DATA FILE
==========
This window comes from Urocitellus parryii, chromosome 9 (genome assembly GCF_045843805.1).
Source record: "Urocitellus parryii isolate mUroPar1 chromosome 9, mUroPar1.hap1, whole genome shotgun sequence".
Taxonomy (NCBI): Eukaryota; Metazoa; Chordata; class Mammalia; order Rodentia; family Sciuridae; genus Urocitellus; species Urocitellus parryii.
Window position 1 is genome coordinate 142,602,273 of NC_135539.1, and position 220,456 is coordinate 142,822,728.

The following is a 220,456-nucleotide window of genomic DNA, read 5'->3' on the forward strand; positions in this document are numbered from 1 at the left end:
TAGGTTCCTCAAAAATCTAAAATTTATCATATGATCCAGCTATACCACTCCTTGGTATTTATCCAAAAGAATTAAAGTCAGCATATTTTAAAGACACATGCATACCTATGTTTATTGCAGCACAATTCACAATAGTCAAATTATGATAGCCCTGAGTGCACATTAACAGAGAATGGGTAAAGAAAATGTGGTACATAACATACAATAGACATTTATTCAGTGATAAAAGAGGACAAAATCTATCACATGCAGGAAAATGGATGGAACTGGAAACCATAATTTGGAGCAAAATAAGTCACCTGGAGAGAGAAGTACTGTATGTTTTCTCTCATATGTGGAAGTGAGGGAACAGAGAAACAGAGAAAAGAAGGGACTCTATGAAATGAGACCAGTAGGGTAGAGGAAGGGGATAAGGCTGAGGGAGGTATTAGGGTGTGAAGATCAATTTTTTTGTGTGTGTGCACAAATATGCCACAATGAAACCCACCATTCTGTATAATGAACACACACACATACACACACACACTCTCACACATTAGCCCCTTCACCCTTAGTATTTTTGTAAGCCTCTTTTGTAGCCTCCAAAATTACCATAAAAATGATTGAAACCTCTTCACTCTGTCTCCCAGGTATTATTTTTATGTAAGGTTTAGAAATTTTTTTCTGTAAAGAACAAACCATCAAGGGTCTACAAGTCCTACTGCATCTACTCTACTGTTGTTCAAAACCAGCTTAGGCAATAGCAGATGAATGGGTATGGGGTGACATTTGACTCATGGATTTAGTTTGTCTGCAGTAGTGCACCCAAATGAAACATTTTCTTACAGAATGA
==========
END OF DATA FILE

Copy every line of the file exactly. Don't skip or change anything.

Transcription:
This window comes from Urocitellus parryii, chromosome 9 (genome assembly GCF_045843805.1).
Source record: "Urocitellus parryii isolate mUroPar1 chromosome 9, mUroPar1.hap1, whole genome shotgun sequence".
Taxonomy (NCBI): Eukaryota; Metazoa; Chordata; class Mammalia; order Rodentia; family Sciuridae; genus Urocitellus; species Urocitellus parryii.
Window position 1 is genome coordinate 142,602,273 of NC_135539.1, and position 220,456 is coordinate 142,822,728.

The following is a 220,456-nucleotide window of genomic DNA, read 5'->3' on the forward strand; positions in this document are numbered from 1 at the left end:
TAGGTTCCTCAAAAATCTAAAATTTATCATATGATCCAGCTATACCACTCCTTGGTATTTATCCAAAAGAATTAAAGTCAGCATATTTTAAAGACACATGCATACCTATGTTTATTGCAGCACAATTCACAATAGTCAAATTATGATAGCCCTGAGTGCACATTAACAGAGAATGGGTAAAGAAAATGTGGTACATAACATACAATAGACATTTATTCAGTGATAAAAGAGGACAAAATCTATCACATGCAGGAAAATGGATGGAACTGGAAACCATAATTTGGAGCAAAATAAGTCACCTGGAGAGAGAAGTACTGTATGTTTTCTCTCATATGTGGAAGTGAGGGAACAGAGAAACAGAGAAAAGAAGGGACTCTATGAAATGAGACCAGTAGGGTAGAGGAAGGGGATAAGGCTGAGGGAGGTATTAGGGTGTGAAGATCAATTTTTTTGTGTGTGTGCACAAATATGCCACAATGAAACCCACCATTCTGTATAATGAACACACACACATACACACACACACTCTCACACATTAGCCCCTTCACCCTTAGTATTTTTGTAAGCCTCTTTTGTAGCCTCCAAAATTACCATAAAAATGATTGAAACCTCTTCACTCTGTCTCCCAGGTATTATTTTTATGTAAGGTTTAGAAATTTTTTTCTGTAAAGAACAAACCATCAAGGGTCTACAAGTCCTACTGCATCTACTCTACTGTTGTTCAAAACCAGCTTAGGCAATAGCAGATGAATGGGTATGGGGTGACATTTGACTCATGGATTTAGTTTGTCTGCAGTAGTGCACCCAAATGAAACATTTTCTTACAGAATGA